GOLD Coast captain Gary Ablett says the Suns have become more united after a nightmarish 2015 and the club has made the changes necessary to push for its first premiership.
The 31-year-old dual Brownlow medallist insisted that changes to the playing list and football department, along with improved team culture, had Gold Coast better placed to achieve success.
Youngsters Harley Bennell and Charlie Dixon were traded from the club at the end of last season after making headlines for their off-field behaviour. Ablett was also criticised by the media for a lack of leadership.
"Internally, over the past 12 months there has been a huge amount of growth at the club and within the leadership group. The boys are clear on the direction we are heading, what our values are and what we stand for," Ablett told News Corp.
"With all the negativity that we have received, particularly during the 2015 season, you would expect us as a group to be divided, but the truth of the matter is that all of it has only united us.
"As a team we want to win a premiership and we believe we have made the tough but necessary changes that needed to be made in order to achieve our goal. The hunger, passion and commitment is there now, more so then ever."
He said that while it was disappointing to lose Bennell and Dixon, tough calls simply had to be made if the club was to progress. But the skipper was still worried about the impact on both players.
"They’ve been moved on and that’s what we thought was best for them and for the football club," Ablett said.
"I completely agreed with the decision … I was concerned for their well-being."
In a wide-ranging interview, Ablett also revealed:
• He was concerned for the welfare of party boys Bennell and Dixon, and fully supported the club's decision to trade both players.
• Optimism that Jaeger O'Meara would remain with the club beyond this season, after having "some good chats" with the youngster.
• He has counselled young teammates on the pitfalls of allowing their identity to be dictated by their on-field performances.
• For the first time, the extent of his Christian faith, disclosing that he'd had "a godly experience" in his early twenties that reignited his faith and changed his life.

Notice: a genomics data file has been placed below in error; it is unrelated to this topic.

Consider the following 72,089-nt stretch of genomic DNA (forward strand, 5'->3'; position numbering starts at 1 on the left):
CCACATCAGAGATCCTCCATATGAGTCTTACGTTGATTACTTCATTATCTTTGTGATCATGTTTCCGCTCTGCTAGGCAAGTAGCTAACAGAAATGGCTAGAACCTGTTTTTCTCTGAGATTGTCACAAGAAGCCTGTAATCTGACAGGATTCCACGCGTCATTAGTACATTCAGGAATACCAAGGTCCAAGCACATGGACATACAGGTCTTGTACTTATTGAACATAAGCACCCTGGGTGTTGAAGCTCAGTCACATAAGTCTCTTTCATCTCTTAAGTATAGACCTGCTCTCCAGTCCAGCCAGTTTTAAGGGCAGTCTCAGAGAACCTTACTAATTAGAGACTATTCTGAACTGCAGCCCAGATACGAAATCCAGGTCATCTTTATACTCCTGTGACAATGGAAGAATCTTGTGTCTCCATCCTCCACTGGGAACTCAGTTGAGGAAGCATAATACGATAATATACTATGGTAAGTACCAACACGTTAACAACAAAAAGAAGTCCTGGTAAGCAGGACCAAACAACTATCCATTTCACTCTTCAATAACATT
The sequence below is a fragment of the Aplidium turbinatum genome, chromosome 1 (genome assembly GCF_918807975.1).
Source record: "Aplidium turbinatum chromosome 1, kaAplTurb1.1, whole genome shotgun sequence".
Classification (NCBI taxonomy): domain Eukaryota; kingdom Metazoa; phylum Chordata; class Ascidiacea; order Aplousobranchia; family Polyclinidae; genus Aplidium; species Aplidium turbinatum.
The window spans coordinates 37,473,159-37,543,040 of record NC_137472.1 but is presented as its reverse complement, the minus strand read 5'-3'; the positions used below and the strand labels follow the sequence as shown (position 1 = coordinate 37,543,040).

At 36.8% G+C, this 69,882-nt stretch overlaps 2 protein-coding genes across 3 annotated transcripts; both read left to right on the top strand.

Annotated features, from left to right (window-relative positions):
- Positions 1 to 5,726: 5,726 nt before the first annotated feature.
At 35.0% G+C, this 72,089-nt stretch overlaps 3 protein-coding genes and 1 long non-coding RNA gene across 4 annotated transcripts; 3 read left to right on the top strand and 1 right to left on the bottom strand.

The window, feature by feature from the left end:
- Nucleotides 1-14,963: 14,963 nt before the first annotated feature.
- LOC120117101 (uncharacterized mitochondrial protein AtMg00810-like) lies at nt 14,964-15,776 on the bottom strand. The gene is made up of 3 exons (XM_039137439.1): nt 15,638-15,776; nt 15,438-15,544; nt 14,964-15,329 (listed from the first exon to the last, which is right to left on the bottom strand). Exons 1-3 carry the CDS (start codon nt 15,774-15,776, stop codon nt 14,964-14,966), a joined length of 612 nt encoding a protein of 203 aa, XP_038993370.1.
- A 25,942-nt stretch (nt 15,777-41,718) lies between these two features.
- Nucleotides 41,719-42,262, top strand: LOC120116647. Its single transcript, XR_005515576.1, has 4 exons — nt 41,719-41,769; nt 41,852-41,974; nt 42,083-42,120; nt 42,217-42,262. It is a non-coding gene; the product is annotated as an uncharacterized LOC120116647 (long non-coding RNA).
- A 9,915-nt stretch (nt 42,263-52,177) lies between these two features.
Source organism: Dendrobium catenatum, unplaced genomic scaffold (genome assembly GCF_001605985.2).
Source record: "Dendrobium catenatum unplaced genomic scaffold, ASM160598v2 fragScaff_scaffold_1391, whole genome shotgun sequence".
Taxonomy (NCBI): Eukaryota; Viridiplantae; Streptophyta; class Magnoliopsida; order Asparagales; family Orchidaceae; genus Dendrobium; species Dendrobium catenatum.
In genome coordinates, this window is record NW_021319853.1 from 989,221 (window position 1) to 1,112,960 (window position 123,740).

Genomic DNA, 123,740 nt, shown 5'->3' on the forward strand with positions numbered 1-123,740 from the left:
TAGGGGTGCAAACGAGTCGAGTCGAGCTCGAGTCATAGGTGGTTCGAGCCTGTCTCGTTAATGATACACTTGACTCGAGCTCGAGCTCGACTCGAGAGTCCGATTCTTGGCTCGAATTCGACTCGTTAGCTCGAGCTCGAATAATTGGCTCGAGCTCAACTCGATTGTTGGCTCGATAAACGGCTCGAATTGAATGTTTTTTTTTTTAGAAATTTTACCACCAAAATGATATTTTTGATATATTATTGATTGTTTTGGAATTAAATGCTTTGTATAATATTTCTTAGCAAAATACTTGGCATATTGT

The introverted Ablett also received some strong, though welcome, feedback from his teammates during a Leading Teams session in December.
"The biggest thing for me, and I would call myself an introvert, I'm the kind of person that recharges from spending time with family and close mates and, so the first thing they said to me was: 'Gaz, as our captain, we feel you’re great at one-on-one, with following up and challenging guys one-on-one, but we need you to hit guys between the eyes within a group setting."
Ablett has continued to have regular one-on-one conversations with O'Meara, whose contract expires at season's end and is certain to receive massive offers from rival clubs.
"I've had a chat to Jaeger about it. He's good kid with a good head on his shoulders. I said, 'At the end of the day, you need to make whatever decision you feel is right for you,’” he said.
"He’s got those leadership qualities in him and no doubt he could be a potential captain. I think the past 12 months were really good for Jaeger.
"We have some good chats, we’ve challenged each other and looked at areas where we needed improvement. Jaeger has said the environment has changed and hopefully that’s enough for him to make the decision to say."
Ablett revealed his religious faith had helped his football in that it "takes away the pressures and expectations you put on yourself".
"The one thing I’ve learned in the past 15 years of my football is that you can win premierships and you can win individual rewards, but it doesn’t bring fulfilment to your life," he said.
"I believe I'm one of the most competitive people you'd ever meet, but … if your identity gets wound up in your football or whatever you’re doing, then I believe a big fall is coming."